On the other hand, Netflix and YouTube aren't much. Rival boxes, like Apple TV and Roku, can bring many other paid and free Internet services to your TV, like iTunes video, Amazon Prime video, HBO Go, Hulu Plus, Vudu, Vimeo, Spotify, Flickr, ESPN, Major League Baseball TV and others.
Fortunately, Google says that more services are on the way. For example, Pandora radio is up next. Hulu Plus, Vimeo, Redbox Instant, AOL and eight other companies have all suggested that they're coming soon.
Besides, you might not have to lose sleep over the wait, thanks to Stunt 2: the ability to broadcast Web pages to your TV from your Mac or PC.
Just fire up the Chrome browser, open the site you want, and click that little Chromecast icon on the toolbar. The Web page now appears on the TV, complete with whatever videos you'd like to play.
Now you can sit there on the couch, laptop before you, and call up any darned Internet service you want. Hulu your head off. MLB my guest. HBO Go crazy.
Hard though those Internet services have tried to keep their videos confined to computer screens, the Chromecast flings them onto the TV. An exception: Chromecast doesn't like the QuickTime format. It sends only the video, not the audio. Therefore, you can't play videos from, for example, Apple's movie-trailer site.
Stunt 2, alas, isn't as refined or successful as Stunt 1. No wonder Google labels this feature "Beta."
This time, you really are sending audio and video from your computer through the air. So it doesn't work well unless you have a newish, high-horsepower computer and a fast, uncluttered Wi-Fi network. And even then, there's a one-second lag between laptop and TV playback.
The video doesn't always seem as crisp as it does during Stunt 1, either, and some people experience occasional stutters or audio glitches.
Now, plenty of people are saying that Chromecast is Google's answer to Apple TV, Roku 3 and Plair, which are compact plastic boxes that also bring hi-def Internet video to the TV -- but cost $100.
Truth is, the comparison isn't quite apt. Those gadgets are a good deal more ambitious. They have their own remote controls and on-screen menus, so you can use them even if you don't own a phone or computer. They use many more Internet services, too. The Apple TV can also display photos and videos from your iPhone or iPad.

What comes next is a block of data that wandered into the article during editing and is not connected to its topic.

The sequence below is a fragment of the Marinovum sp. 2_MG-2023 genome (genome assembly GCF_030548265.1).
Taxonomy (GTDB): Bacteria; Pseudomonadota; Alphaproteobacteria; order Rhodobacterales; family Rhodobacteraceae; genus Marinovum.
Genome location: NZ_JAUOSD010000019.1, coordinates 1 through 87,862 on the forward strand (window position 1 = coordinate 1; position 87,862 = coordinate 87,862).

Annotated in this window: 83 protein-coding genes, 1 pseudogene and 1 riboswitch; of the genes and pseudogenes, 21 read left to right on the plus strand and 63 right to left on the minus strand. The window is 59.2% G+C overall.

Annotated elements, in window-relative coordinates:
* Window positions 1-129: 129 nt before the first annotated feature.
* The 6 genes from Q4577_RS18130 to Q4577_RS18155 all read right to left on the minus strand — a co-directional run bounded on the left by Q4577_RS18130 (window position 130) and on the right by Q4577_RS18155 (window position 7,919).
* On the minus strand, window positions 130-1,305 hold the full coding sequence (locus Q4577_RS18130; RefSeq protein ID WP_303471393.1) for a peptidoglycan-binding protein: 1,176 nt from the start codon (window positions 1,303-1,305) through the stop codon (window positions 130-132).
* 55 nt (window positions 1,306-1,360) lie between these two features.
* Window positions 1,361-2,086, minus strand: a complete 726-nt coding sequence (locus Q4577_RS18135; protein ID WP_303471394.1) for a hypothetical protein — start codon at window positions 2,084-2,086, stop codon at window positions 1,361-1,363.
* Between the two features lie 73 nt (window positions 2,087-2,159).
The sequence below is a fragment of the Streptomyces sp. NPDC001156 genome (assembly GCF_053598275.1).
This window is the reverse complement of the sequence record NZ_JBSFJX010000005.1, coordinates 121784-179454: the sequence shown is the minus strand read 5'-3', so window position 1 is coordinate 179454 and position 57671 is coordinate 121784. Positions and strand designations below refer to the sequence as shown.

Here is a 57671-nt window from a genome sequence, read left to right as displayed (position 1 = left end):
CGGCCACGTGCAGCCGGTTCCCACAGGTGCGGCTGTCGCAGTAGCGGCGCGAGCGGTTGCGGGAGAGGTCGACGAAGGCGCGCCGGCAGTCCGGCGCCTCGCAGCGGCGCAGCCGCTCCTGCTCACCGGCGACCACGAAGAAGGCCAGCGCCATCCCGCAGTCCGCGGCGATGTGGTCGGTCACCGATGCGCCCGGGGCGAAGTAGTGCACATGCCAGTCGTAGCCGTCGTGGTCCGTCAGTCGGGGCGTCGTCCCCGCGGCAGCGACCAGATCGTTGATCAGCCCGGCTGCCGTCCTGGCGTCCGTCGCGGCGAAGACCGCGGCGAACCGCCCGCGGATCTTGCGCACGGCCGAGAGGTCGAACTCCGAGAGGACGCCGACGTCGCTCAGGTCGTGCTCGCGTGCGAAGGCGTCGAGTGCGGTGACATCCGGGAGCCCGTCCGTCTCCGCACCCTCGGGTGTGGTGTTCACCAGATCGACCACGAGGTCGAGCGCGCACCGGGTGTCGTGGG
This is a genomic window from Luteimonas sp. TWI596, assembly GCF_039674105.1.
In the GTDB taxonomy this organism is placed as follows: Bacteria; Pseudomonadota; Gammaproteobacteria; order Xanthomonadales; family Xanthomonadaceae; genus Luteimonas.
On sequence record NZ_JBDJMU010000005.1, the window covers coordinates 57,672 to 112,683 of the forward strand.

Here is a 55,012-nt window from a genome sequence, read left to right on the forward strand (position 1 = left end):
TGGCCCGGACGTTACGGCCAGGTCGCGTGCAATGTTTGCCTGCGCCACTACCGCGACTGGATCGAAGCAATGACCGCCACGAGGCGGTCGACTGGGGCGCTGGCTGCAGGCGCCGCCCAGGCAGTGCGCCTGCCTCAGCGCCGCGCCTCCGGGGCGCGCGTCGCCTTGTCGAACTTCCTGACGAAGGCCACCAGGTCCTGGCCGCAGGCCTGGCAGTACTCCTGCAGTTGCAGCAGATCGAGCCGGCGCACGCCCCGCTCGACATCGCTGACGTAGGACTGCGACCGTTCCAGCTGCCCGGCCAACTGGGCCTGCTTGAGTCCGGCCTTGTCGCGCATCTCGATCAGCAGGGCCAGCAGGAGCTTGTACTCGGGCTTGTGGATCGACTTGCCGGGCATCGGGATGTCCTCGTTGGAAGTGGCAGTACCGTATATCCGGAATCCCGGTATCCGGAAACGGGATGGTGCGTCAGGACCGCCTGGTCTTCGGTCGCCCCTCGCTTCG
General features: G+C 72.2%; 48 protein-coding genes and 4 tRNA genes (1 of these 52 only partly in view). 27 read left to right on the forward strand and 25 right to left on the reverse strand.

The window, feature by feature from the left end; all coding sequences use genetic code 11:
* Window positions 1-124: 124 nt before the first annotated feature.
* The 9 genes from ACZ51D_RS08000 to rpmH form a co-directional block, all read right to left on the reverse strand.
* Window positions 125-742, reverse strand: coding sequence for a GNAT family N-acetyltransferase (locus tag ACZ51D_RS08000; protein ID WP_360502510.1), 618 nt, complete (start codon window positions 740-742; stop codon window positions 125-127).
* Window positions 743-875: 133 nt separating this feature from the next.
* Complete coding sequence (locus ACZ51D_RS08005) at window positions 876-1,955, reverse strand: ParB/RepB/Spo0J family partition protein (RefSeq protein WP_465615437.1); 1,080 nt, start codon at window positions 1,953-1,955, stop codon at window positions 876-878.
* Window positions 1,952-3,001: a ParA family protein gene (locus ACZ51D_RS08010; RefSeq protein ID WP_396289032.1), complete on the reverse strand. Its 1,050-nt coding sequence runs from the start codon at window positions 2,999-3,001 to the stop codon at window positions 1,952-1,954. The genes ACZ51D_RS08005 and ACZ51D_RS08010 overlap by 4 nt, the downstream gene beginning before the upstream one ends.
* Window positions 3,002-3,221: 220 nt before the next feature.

Apple TV can also project anything from your Mac screen, not just Web pages -- a fact beloved by PowerPointers and teachers everywhere.
But although most people miss it, so can the Chromecast.
In your Chrome browser, clicking the Chromecast icon produces a menu; within it, a tiny down-pointing triangle offers the command "Cast entire screen (experimental)." Sure enough: it broadcasts your entire Mac or PC screen to the TV, making it handy for board rooms, classrooms and hotel rooms. It may be experimental, and it doesn't transmit audio, but it otherwise works beautifully.
Of course, the Apple TV works primarily with Apple products. It doesn't work with Windows and Android, at least not without add-on software (or iTunes for Windows) and a bit of tolerance. In that regard the Chromecast is a bit more flexible.
And for goodness' sake, it's $35.
That's already a fine price for what this gadget does, and it will seem better and better the more video apps are made to work with it.
Don't look now, but there's a corollary to the corollary. TV wants to be à la carte, but Internet video wants to be Chromecast.
This article originally appeared in The New York Times.